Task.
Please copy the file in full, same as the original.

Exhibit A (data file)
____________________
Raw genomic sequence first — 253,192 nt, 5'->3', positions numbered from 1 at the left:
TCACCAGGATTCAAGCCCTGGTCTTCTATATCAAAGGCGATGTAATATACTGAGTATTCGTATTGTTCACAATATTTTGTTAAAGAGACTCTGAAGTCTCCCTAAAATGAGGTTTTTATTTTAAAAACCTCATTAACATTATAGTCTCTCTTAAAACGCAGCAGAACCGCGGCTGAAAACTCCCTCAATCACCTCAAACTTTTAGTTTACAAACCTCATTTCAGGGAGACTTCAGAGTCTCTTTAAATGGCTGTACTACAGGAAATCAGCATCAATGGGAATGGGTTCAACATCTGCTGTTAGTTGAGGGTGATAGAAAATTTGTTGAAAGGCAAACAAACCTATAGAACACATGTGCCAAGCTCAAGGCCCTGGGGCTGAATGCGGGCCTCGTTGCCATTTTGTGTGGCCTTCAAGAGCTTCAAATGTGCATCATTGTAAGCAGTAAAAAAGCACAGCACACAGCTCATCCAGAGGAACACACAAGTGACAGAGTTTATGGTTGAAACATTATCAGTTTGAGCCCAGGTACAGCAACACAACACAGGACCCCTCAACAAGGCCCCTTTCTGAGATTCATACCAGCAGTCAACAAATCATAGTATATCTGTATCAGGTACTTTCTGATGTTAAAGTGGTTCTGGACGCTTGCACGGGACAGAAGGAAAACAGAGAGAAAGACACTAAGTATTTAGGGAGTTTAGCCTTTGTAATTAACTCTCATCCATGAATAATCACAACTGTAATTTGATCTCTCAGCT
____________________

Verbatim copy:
Raw genomic sequence first — 253,192 nt, 5'->3', positions numbered from 1 at the left:
TCACCAGGATTCAAGCCCTGGTCTTCTATATCAAAGGCGATGTAATATACTGAGTATTCGTATTGTTCACAATATTTTGTTAAAGAGACTCTGAAGTCTCCCTAAAATGAGGTTTTTATTTTAAAAACCTCATTAACATTATAGTCTCTCTTAAAACGCAGCAGAACCGCGGCTGAAAACTCCCTCAATCACCTCAAACTTTTAGTTTACAAACCTCATTTCAGGGAGACTTCAGAGTCTCTTTAAATGGCTGTACTACAGGAAATCAGCATCAATGGGAATGGGTTCAACATCTGCTGTTAGTTGAGGGTGATAGAAAATTTGTTGAAAGGCAAACAAACCTATAGAACACATGTGCCAAGCTCAAGGCCCTGGGGCTGAATGCGGGCCTCGTTGCCATTTTGTGTGGCCTTCAAGAGCTTCAAATGTGCATCATTGTAAGCAGTAAAAAAGCACAGCACACAGCTCATCCAGAGGAACACACAAGTGACAGAGTTTATGGTTGAAACATTATCAGTTTGAGCCCAGGTACAGCAACACAACACAGGACCCCTCAACAAGGCCCCTTTCTGAGATTCATACCAGCAGTCAACAAATCATAGTATATCTGTATCAGGTACTTTCTGATGTTAAAGTGGTTCTGGACGCTTGCACGGGACAGAAGGAAAACAGAGAGAAAGACACTAAGTATTTAGGGAGTTTAGCCTTTGTAATTAACTCTCATCCATGAATAATCACAACTGTAATTTGATCTCTCAGCT